And what about acne, you might ask? Acne-prone individuals have been shown to 1. over-produce sebum and 2. lack PUFAS, particularly linoleic acid, in their natural sebum. This is relevant because PUFAS have been shown to inhibit inflammatory chemicals called leukotrienes as effectively as some acne treatments. Leukotrienes up-regulate, or increase, sebum production. More leukotrienes = more sebum = more breakouts. PUFAS are able to inhibit leukotrienes from forming.

Secondly, less or no linoleic acid in your natural sebum means less anti-inflammatory and anti-microbial activity. This means that acne-prone skin faces the unique problem of having sebum that is less protective against inflammatory and acne-causing aggressors and having too much of it – issues that can be at least partly addressed and regulated by topically applied PUFAS.

There’s so much more I could say here about polyunsaturated fatty acids and acne, like the fact that populations with the lowest amount of PUFA in their diet have the highest rates of chronic acne. Or the fact that individuals who consume less PUFA-rich foods are at a significantly higher risk for acne.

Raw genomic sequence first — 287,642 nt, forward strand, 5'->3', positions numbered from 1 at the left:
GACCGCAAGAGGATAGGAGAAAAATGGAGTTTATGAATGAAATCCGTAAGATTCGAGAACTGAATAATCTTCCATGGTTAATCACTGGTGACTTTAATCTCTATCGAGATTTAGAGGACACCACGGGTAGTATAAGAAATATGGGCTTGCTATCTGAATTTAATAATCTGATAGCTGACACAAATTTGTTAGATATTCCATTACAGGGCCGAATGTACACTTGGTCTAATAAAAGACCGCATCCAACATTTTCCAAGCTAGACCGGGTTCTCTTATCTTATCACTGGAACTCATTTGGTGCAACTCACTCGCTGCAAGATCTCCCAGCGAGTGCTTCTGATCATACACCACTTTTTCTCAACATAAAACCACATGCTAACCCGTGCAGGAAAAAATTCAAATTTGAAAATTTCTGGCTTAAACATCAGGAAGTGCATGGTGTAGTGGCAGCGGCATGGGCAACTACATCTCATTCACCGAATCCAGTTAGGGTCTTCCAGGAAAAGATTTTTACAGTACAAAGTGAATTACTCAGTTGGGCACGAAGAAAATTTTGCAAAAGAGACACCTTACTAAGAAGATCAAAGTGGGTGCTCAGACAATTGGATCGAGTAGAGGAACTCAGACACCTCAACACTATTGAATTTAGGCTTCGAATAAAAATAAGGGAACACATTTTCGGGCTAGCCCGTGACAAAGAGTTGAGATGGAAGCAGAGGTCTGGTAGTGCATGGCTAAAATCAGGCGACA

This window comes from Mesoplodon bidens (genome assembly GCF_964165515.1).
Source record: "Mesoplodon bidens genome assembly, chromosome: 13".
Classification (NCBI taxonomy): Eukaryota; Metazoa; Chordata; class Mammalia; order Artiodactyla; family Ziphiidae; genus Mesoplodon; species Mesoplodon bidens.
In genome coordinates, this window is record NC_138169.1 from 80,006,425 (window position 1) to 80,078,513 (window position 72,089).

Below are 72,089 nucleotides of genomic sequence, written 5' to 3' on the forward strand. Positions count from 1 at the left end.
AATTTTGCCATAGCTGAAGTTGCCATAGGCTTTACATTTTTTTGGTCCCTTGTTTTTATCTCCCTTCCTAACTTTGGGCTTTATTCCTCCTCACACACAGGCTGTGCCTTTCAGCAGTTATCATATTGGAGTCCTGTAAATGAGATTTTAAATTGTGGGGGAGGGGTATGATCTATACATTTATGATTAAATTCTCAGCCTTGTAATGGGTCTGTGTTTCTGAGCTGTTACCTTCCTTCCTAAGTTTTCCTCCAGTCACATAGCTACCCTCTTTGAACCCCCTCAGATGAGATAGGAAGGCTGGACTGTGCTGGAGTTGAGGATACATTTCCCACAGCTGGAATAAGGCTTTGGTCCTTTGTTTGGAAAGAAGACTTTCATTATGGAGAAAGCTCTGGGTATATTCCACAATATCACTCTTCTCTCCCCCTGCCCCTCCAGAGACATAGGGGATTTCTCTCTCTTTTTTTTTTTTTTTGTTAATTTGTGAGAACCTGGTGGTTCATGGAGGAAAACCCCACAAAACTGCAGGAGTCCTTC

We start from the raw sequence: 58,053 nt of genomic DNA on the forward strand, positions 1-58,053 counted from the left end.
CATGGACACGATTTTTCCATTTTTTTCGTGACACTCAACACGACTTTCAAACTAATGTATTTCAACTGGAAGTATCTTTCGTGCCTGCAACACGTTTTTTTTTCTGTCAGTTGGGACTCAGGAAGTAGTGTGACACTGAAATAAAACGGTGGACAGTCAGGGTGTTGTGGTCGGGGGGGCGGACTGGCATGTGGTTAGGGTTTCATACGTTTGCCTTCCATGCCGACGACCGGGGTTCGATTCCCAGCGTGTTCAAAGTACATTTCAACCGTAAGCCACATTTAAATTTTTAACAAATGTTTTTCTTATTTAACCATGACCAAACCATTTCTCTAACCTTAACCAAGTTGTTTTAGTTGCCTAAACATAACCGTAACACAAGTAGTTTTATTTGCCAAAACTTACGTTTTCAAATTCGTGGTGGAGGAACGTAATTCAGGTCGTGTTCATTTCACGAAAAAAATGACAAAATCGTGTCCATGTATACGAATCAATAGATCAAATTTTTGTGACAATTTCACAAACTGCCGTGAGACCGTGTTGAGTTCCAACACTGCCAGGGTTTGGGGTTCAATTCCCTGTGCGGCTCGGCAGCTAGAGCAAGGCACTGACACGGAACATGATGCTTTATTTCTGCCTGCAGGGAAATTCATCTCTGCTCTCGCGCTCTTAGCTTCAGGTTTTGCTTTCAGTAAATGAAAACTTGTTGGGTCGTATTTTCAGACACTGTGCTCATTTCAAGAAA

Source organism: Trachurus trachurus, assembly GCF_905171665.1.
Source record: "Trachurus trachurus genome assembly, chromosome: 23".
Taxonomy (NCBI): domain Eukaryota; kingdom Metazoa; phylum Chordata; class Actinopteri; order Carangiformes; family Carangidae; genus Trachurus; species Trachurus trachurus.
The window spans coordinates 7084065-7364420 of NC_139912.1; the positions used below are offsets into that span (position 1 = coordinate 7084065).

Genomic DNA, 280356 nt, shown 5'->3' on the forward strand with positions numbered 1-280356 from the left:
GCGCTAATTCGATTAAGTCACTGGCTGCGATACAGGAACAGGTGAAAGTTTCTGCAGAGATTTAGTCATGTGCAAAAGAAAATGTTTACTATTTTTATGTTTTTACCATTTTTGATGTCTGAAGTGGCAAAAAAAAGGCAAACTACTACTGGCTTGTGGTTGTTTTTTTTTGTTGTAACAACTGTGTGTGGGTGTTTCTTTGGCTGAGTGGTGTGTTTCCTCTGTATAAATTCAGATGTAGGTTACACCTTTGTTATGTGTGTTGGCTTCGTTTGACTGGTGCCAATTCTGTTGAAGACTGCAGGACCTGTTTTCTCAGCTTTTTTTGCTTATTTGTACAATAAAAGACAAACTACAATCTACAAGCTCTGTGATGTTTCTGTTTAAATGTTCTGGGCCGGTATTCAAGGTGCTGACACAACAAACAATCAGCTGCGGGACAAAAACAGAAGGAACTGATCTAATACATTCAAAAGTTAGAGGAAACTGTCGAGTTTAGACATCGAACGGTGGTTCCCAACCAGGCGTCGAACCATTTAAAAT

Suffice to say that the science is prettttty dang clear. Polyunsaturated fats have an undeniable place in skincare, especially for individuals whose skin is already deficient in those fatty acids and is suffering as a result.


Before I go, there are a few more things to consider. In the context of skincare, ingredients and formulas are designed to work synergistically. Unless you’re dealing with a single-ingredient product, there are going to be other ingredients in the formula that have been carefully chosen for their specific properties, benefits and chemical compositions. Ingredients don’t function in a vacuum, so it’s important to consider the entire product and formula in order to decide if it’s right for you. If you trust the brands you’re buying from, how they’re formulated, and the ingredients they source, this should be easy to figure out!